Parents protest but Grafton sticks with masks

Anger over face-covering requirement boils over at emergency meeting but district will still require them at elementary schools

A GROUP OF parents and children, some holding signs, gathered in front of Grafton High School Monday before they asked the School Board to rescind its Aug. 23 decision to require masks for elementary school students through Oct. 25. Photo by Sam Arendt
Ozaukee Press staff

More than 200 parents descended on the Grafton High School auditorium Monday to confront the School Board over its decision to require elementary school students to wear masks to open the school year.

Many of those opposed to masks gathered in front of the school, some carrying signs, then walked en masse into the room.

Passions ran high as more than 65 people on both sides of the debate spoke during the almost five-hour emergency meeting held just two days before the start of school. One man was removed from the room, escorted out by police, for disrupting the proceedings.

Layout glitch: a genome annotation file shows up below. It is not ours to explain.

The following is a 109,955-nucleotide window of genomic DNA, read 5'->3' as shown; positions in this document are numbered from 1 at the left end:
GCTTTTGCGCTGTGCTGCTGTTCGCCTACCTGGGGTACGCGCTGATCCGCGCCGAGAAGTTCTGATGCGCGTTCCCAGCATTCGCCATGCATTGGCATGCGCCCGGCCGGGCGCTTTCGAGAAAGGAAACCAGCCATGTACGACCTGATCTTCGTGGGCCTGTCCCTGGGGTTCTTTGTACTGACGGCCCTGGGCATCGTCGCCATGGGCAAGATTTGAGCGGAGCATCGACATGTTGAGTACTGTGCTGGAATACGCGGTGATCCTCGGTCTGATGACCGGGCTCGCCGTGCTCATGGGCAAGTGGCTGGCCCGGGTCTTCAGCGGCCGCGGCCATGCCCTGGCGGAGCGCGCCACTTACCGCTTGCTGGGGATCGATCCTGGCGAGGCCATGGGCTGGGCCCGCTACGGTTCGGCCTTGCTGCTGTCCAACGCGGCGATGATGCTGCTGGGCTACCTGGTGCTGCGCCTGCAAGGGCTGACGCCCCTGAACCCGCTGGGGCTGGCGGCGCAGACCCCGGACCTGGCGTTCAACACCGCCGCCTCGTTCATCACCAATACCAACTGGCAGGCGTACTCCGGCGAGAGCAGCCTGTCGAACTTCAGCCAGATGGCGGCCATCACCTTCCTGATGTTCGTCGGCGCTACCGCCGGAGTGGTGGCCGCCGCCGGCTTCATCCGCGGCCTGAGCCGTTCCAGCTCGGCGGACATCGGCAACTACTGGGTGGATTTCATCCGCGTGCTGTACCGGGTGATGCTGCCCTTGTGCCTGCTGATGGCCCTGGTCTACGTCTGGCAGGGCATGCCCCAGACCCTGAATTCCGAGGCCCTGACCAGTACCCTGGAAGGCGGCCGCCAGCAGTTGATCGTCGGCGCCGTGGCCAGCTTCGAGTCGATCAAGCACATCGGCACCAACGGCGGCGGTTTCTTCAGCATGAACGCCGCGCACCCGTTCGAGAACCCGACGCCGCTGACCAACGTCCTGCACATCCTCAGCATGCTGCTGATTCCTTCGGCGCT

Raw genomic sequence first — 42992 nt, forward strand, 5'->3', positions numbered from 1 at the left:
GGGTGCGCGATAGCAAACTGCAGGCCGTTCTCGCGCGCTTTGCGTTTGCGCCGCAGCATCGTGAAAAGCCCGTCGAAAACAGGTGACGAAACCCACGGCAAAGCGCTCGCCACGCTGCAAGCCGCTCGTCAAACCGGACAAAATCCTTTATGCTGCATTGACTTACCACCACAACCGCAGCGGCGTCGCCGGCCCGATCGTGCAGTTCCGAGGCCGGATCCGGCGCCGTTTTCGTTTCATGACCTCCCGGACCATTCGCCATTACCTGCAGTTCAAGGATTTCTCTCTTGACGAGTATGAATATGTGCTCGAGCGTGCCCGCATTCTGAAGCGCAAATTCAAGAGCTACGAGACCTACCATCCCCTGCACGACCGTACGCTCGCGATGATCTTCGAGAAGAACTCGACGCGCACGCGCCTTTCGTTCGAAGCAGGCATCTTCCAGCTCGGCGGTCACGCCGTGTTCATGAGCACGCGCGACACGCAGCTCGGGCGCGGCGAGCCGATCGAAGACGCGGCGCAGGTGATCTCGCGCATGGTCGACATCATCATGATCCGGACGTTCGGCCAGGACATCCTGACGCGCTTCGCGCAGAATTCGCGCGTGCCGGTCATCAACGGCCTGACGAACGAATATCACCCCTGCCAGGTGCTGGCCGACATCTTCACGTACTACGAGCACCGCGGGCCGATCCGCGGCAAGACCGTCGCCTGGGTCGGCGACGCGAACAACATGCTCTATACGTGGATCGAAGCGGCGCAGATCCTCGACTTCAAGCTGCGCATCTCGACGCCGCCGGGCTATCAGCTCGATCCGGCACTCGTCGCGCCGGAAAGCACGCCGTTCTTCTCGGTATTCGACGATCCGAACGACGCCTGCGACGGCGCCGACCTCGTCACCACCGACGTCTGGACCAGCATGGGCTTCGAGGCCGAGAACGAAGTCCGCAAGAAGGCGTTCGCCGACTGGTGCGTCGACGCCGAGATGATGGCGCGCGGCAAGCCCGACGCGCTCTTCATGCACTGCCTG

In the end, the School Board modified its decision of a week earlier but did not change the basic premise — elementary school students will be required to wear masks to start the school year.

They will be required to wear them until Sept. 21, when the district’s Covid-19  protocols in place at the beginning of the school year for middle and high school students are applied to elementary school students as well.

For example, the protocols say that if 5% of the school population tests positive or is quarantined, masks will be required when students are in the halls transitioning between rooms and recommended at other times but at 10%, students would be required to wear masks all the time in school.

Just a week earlier, the board had decided that all elementary students would be required to wear masks until Oct. 25, when the board would revisit the decision.

Only one board member, Jo Maehl, voted against the new policy, saying she wanted youngsters to wear masks for a longer period.

“I feel as a School Board we are responsible for the kids’ safety,” Maehl said. “We are elected as a body to make these decisions. We need to look to our medical community to make those decisions.”

But board member Jerry Rossi said the board was close to overstepping the line and making a decision that should be left up to parents.